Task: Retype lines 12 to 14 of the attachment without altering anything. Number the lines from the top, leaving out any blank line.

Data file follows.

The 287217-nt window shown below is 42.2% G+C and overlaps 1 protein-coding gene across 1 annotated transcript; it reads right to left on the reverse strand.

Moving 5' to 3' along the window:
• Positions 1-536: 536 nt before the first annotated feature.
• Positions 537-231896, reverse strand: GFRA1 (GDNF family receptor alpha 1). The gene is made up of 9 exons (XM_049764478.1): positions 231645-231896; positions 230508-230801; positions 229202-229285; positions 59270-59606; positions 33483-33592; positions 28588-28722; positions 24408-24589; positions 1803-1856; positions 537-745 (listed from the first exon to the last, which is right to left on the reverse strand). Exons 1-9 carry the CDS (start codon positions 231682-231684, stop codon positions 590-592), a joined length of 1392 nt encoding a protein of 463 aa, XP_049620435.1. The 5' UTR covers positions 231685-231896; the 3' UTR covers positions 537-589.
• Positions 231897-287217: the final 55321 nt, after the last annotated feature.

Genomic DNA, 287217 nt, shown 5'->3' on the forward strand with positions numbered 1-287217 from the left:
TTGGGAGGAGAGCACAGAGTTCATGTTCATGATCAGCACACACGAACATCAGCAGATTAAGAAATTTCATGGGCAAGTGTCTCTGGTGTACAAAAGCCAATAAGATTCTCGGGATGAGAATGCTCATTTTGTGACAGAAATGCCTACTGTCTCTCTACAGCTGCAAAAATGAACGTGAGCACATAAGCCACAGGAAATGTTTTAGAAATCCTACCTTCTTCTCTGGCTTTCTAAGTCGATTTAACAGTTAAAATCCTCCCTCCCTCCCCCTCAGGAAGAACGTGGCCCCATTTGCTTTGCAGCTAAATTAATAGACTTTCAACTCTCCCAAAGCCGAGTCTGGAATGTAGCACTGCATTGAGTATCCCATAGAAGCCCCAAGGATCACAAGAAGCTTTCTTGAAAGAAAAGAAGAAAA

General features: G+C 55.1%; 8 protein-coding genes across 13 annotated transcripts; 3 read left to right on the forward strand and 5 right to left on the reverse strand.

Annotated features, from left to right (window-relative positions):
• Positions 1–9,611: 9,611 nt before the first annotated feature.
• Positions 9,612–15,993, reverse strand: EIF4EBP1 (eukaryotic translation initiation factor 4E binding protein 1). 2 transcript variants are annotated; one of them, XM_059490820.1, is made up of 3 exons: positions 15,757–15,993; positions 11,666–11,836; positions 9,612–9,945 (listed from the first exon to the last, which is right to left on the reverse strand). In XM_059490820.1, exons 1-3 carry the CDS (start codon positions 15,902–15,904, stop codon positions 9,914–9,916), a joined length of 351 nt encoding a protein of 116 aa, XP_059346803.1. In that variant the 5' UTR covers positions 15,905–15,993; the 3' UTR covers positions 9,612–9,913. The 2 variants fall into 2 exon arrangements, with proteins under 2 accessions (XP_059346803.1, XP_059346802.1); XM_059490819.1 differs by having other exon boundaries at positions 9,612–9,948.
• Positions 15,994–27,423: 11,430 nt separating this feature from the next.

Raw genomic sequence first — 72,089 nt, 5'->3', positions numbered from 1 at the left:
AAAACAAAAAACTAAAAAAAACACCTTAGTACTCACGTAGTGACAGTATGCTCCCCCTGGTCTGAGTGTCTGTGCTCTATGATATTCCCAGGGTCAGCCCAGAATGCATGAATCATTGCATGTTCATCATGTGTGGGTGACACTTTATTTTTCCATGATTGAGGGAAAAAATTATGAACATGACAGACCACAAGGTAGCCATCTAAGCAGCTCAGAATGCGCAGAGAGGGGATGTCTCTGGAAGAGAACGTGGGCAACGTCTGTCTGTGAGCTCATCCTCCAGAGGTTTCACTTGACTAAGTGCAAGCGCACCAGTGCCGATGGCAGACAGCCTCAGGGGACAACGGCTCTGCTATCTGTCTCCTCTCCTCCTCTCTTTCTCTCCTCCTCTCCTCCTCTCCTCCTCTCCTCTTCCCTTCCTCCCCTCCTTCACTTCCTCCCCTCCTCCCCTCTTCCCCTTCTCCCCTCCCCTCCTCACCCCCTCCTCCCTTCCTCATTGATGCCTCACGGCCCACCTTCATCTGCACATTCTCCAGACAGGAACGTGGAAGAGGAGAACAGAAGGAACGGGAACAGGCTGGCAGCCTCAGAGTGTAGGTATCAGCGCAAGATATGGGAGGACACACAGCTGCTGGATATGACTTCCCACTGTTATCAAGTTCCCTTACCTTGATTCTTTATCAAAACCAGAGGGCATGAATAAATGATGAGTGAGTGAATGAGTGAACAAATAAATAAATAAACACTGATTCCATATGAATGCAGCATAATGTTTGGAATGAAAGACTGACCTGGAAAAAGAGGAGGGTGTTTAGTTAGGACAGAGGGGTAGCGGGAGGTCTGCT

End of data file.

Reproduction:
• Positions 15,994–27,423: 11,430 nt separating this feature from the next.

Raw genomic sequence first — 72,089 nt, 5'->3', positions numbered from 1 at the left:
AAAACAAAAAACTAAAAAAAACACCTTAGTACTCACGTAGTGACAGTATGCTCCCCCTGGTCTGAGTGTCTGTGCTCTATGATATTCCCAGGGTCAGCCCAGAATGCATGAATCATTGCATGTTCATCATGTGTGGGTGACACTTTATTTTTCCATGATTGAGGGAAAAAATTATGAACATGACAGACCACAAGGTAGCCATCTAAGCAGCTCAGAATGCGCAGAGAGGGGATGTCTCTGGAAGAGAACGTGGGCAACGTCTGTCTGTGAGCTCATCCTCCAGAGGTTTCACTTGACTAAGTGCAAGCGCACCAGTGCCGATGGCAGACAGCCTCAGGGGACAACGGCTCTGCTATCTGTCTCCTCTCCTCCTCTCTTTCTCTCCTCCTCTCCTCCTCTCCTCCTCTCCTCTTCCCTTCCTCCCCTCCTTCACTTCCTCCCCTCCTCCCCTCTTCCCCTTCTCCCCTCCCCTCCTCACCCCCTCCTCCCTTCCTCATTGATGCCTCACGGCCCACCTTCATCTGCACATTCTCCAGACAGGAACGTGGAAGAGGAGAACAGAAGGAACGGGAACAGGCTGGCAGCCTCAGAGTGTAGGTATCAGCGCAAGATATGGGAGGACACACAGCTGCTGGATATGACTTCCCACTGTTATCAAGTTCCCTTACCTTGATTCTTTATCAAAACCAGAGGGCATGAATAAATGATGAGTGAGTGAATGAGTGAACAAATAAATAAATAAACACTGATTCCATATGAATGCAGCATAATGTTTGGAATGAAAGACTGACCTGGAAAAAGAGGAGGGTGTTTAGTTAGGACAGAGGGGTAGCGGGAGGTCTGCT